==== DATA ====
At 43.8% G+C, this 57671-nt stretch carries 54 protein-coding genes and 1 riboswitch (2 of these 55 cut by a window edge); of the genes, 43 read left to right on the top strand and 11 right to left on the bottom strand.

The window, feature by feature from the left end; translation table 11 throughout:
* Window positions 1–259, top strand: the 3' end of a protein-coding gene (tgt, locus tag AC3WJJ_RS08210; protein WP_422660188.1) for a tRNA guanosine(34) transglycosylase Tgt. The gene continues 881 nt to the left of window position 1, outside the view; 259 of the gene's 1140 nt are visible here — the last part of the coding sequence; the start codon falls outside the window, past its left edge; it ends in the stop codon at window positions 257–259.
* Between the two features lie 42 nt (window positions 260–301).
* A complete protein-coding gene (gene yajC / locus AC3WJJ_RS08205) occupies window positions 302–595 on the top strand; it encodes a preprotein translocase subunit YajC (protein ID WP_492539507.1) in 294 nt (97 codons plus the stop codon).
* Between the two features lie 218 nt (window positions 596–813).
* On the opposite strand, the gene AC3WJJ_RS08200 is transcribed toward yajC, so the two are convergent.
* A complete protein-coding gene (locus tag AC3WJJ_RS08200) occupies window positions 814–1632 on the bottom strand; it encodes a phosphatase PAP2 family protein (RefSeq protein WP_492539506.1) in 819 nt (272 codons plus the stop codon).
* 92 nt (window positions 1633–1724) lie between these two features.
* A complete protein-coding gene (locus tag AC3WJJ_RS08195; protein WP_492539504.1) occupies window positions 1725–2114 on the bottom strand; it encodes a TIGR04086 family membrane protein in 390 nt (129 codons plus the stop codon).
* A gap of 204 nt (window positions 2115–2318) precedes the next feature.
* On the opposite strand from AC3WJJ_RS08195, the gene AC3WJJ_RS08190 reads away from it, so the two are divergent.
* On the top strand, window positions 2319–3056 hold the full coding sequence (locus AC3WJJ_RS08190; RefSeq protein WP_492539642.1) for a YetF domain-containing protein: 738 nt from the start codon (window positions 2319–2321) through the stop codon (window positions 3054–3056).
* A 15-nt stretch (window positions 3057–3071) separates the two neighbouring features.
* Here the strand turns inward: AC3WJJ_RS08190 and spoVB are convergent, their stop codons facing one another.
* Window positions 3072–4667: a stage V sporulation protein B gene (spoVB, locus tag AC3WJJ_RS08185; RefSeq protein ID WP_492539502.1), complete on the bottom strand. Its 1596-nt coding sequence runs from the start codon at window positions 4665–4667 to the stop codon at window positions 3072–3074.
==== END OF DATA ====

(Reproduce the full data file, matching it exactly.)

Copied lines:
At 43.8% G+C, this 57671-nt stretch carries 54 protein-coding genes and 1 riboswitch (2 of these 55 cut by a window edge); of the genes, 43 read left to right on the top strand and 11 right to left on the bottom strand.

The window, feature by feature from the left end; translation table 11 throughout:
* Window positions 1–259, top strand: the 3' end of a protein-coding gene (tgt, locus tag AC3WJJ_RS08210; protein WP_422660188.1) for a tRNA guanosine(34) transglycosylase Tgt. The gene continues 881 nt to the left of window position 1, outside the view; 259 of the gene's 1140 nt are visible here — the last part of the coding sequence; the start codon falls outside the window, past its left edge; it ends in the stop codon at window positions 257–259.
* Between the two features lie 42 nt (window positions 260–301).
* A complete protein-coding gene (gene yajC / locus AC3WJJ_RS08205) occupies window positions 302–595 on the top strand; it encodes a preprotein translocase subunit YajC (protein ID WP_492539507.1) in 294 nt (97 codons plus the stop codon).
* Between the two features lie 218 nt (window positions 596–813).
* On the opposite strand, the gene AC3WJJ_RS08200 is transcribed toward yajC, so the two are convergent.
* A complete protein-coding gene (locus tag AC3WJJ_RS08200) occupies window positions 814–1632 on the bottom strand; it encodes a phosphatase PAP2 family protein (RefSeq protein WP_492539506.1) in 819 nt (272 codons plus the stop codon).
* 92 nt (window positions 1633–1724) lie between these two features.
* A complete protein-coding gene (locus tag AC3WJJ_RS08195; protein WP_492539504.1) occupies window positions 1725–2114 on the bottom strand; it encodes a TIGR04086 family membrane protein in 390 nt (129 codons plus the stop codon).
* A gap of 204 nt (window positions 2115–2318) precedes the next feature.
* On the opposite strand from AC3WJJ_RS08195, the gene AC3WJJ_RS08190 reads away from it, so the two are divergent.
* On the top strand, window positions 2319–3056 hold the full coding sequence (locus AC3WJJ_RS08190; RefSeq protein WP_492539642.1) for a YetF domain-containing protein: 738 nt from the start codon (window positions 2319–2321) through the stop codon (window positions 3054–3056).
* A 15-nt stretch (window positions 3057–3071) separates the two neighbouring features.
* Here the strand turns inward: AC3WJJ_RS08190 and spoVB are convergent, their stop codons facing one another.
* Window positions 3072–4667: a stage V sporulation protein B gene (spoVB, locus tag AC3WJJ_RS08185; RefSeq protein ID WP_492539502.1), complete on the bottom strand. Its 1596-nt coding sequence runs from the start codon at window positions 4665–4667 to the stop codon at window positions 3072–3074.